World Council of Churches mourns loss of staff member in Ethiopian Airlines crash

Rev Norman Tendis(Photo: WCC/Marcelo Schneider)

The World Council of Churches was today mourning the death of the Rev Norman Tendis, one of the 157 people killed in the tragic Ethiopian Airlines crash on Sunday.

The Boeing 737 Max 8 was heading to Nairobi, Kenya but crashed minutes after taking off from Addis Ababa, killing everyone on board.  The cause of the crash is still unknown but some airlines have made the decision to ground the Boeing model following the disaster.

Rev Tendis worked as a consultant for the WCC in its work to help churches invest their resources in making a better planet and had been on his way to the UN Environment Assembly, which began on Monday.

He had been due to present to the assembly a roadmap for an 'economy of life' for congregations, communities and churches that he had worked on with WCC colleagues. 

His previous work had included supporting small-scale agriculture, ethical investment, climate-friendly mobility and other practices aimed at sustainable living.

Rev Tendis, who was also a Lutheran pastor in Austria, was remembered today at a memorial service held in the chapel of the WCC's headquarters in Geneva.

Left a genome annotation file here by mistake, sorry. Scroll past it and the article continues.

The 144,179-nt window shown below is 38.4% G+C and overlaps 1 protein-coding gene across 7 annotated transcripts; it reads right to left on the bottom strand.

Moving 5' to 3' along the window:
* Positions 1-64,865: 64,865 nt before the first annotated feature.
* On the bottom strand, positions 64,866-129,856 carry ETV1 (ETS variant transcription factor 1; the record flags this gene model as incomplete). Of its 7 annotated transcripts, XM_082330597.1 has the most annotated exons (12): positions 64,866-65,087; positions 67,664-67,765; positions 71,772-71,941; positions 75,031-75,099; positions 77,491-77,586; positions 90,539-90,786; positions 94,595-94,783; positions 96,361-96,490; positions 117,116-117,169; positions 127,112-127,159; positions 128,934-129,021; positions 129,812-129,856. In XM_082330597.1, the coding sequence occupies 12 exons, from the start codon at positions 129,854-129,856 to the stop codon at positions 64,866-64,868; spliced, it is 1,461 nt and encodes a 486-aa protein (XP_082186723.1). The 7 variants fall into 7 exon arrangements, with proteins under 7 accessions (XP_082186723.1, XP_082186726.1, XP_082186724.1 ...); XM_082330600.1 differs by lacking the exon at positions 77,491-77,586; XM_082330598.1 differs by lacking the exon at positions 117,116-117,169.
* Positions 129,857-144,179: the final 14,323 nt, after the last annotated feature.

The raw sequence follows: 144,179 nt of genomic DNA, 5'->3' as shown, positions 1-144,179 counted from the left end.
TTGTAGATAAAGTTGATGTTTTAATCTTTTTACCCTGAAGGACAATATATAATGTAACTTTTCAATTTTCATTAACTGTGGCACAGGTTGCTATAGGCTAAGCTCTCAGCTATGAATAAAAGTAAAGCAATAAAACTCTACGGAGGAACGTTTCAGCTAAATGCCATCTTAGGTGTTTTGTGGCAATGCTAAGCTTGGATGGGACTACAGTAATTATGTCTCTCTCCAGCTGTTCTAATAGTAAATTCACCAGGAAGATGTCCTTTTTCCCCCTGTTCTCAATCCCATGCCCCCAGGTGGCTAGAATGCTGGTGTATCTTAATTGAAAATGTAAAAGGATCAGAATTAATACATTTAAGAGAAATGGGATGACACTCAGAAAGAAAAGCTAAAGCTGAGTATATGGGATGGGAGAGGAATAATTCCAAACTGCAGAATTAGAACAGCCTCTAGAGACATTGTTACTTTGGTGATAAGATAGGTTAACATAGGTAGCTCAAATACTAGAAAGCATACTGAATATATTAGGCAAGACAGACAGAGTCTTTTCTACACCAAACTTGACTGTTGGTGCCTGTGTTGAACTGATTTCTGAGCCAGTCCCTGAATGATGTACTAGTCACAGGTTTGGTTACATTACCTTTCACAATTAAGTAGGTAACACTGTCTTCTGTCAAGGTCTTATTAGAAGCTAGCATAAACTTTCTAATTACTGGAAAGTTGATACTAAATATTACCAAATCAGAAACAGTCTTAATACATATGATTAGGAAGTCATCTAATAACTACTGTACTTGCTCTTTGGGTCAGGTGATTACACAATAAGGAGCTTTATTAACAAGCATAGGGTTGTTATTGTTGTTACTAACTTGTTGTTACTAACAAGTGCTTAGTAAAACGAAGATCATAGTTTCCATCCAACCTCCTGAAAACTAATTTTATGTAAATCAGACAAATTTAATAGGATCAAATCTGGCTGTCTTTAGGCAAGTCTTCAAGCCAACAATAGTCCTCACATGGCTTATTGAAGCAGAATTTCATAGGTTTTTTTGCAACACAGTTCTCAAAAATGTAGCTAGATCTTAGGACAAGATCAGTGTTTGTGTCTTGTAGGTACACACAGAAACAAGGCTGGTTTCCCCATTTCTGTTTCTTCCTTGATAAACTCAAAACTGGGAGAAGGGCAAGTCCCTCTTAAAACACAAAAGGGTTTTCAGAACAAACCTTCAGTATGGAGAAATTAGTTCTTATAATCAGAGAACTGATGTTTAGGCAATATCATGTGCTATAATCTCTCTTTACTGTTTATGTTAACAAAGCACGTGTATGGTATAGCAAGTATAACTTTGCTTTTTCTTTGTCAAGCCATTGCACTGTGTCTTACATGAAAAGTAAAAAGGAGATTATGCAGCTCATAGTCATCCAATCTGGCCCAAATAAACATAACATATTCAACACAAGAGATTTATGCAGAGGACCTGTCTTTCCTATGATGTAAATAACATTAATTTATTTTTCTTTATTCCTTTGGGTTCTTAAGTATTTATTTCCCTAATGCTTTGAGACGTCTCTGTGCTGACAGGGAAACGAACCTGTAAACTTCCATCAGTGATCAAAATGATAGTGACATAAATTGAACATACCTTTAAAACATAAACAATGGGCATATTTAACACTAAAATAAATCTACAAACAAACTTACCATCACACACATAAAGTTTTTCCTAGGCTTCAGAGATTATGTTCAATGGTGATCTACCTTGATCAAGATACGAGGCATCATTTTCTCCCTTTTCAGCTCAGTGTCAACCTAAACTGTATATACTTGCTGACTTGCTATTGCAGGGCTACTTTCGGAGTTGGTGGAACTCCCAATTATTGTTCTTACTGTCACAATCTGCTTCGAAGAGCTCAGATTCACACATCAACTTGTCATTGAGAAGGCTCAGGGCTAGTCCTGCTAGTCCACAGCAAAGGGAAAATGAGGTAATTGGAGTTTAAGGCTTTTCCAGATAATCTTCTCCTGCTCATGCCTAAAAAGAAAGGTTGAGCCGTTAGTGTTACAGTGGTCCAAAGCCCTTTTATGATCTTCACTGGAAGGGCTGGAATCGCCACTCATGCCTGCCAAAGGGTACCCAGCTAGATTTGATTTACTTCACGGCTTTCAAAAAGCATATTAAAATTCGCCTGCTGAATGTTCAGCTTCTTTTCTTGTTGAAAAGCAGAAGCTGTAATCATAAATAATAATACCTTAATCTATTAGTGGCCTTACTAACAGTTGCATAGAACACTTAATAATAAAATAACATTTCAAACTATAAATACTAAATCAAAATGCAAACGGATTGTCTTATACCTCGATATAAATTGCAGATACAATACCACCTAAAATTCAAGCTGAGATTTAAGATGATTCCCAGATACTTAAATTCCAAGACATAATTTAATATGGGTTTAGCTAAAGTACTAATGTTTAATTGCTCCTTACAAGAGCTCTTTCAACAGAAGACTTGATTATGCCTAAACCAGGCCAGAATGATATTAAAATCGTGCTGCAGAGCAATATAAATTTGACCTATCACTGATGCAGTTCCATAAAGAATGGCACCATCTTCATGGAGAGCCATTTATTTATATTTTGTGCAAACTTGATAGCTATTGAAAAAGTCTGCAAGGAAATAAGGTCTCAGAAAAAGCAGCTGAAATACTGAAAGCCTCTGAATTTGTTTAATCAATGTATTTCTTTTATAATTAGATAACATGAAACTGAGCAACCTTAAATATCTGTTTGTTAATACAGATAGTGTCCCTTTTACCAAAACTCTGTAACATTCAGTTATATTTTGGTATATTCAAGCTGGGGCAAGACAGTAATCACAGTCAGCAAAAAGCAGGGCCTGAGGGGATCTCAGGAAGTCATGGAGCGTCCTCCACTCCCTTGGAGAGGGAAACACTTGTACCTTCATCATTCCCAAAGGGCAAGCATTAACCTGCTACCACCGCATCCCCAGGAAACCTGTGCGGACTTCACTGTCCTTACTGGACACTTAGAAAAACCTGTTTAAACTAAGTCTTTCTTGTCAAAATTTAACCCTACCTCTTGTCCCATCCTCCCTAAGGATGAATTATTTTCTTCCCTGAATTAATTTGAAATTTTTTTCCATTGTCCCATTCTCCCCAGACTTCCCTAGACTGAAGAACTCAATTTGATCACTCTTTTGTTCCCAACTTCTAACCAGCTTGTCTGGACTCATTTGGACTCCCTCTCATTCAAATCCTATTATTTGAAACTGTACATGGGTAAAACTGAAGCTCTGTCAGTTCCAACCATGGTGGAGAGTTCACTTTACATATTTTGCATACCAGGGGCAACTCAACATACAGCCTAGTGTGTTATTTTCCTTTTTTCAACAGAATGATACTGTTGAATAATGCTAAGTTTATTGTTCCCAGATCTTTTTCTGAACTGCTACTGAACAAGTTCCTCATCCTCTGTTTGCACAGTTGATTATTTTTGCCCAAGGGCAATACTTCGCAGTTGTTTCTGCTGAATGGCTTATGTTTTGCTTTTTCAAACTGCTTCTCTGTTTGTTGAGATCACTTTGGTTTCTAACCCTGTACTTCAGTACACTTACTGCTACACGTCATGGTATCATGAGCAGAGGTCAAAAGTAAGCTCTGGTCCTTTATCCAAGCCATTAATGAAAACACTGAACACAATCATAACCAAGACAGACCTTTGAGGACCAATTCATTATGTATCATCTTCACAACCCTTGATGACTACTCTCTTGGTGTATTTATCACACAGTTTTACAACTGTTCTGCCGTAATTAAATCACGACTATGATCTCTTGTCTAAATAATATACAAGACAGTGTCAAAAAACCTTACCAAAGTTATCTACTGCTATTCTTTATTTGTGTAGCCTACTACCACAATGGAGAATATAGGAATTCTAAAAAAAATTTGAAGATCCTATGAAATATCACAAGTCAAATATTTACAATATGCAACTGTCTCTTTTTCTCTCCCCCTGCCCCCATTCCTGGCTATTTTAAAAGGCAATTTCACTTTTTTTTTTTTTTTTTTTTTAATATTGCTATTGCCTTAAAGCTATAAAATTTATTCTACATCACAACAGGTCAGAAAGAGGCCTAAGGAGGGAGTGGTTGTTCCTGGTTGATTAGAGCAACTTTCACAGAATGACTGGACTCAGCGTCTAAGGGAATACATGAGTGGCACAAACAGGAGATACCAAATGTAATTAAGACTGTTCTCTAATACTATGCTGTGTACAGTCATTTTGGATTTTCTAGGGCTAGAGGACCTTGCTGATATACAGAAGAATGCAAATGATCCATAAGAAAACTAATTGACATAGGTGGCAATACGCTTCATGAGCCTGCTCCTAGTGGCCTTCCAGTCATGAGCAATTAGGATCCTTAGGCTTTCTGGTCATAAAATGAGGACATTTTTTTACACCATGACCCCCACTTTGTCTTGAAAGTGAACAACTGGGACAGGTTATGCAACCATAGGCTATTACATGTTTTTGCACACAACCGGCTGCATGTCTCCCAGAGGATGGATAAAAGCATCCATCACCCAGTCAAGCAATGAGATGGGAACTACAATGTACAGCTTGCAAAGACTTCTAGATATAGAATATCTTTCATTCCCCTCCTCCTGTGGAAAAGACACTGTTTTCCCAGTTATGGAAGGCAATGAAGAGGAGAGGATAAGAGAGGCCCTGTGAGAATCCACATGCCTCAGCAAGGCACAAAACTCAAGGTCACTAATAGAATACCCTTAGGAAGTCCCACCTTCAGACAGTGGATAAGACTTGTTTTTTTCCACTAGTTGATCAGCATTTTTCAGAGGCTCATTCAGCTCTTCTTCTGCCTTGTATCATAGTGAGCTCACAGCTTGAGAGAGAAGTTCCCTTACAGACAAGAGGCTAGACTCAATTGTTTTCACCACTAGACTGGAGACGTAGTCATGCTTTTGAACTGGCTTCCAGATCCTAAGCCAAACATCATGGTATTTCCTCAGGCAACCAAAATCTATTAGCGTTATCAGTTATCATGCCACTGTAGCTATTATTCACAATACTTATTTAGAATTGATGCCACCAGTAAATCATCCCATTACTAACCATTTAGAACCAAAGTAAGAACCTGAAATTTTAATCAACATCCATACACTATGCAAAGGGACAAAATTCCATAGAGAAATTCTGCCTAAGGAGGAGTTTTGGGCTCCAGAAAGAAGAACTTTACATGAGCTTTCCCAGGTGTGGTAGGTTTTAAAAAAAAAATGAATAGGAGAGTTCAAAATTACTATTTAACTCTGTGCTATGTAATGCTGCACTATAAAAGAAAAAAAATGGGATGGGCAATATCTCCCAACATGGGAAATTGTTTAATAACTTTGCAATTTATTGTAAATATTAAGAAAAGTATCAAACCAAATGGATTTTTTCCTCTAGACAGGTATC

A picture of the Rev Norman Tendis displayed at his memorial service(Photo: WCC/Ivars Kupcis)

WCC general secretary the Rev Dr Olav Fykse Tveit paid tribute to him and all the victims of the crash, saying that the world had lost many experts committed to global sustainability.

'We express our deepest condolences on the passing of the all the people on board the aircraft, and we have particular anguish upon the loss of our own Rev Norman Tendis, who was passionately carving out a path for economic and environmental justice,' he said. 

'This had been his compassion and vision for years.'

Prof Isabel Apawo Phiri, WCC deputy general secretary, said: 'Norman walked his talk. He was deeply rooted and committed to his congregation, and was committed to share his experiences and vision with the wider ecumenical family.

'His focus and enthusiasm was how each local church can contribute to the economic and ecological justice, in the marketplaces, in the communities, among the nations, and with the earth.'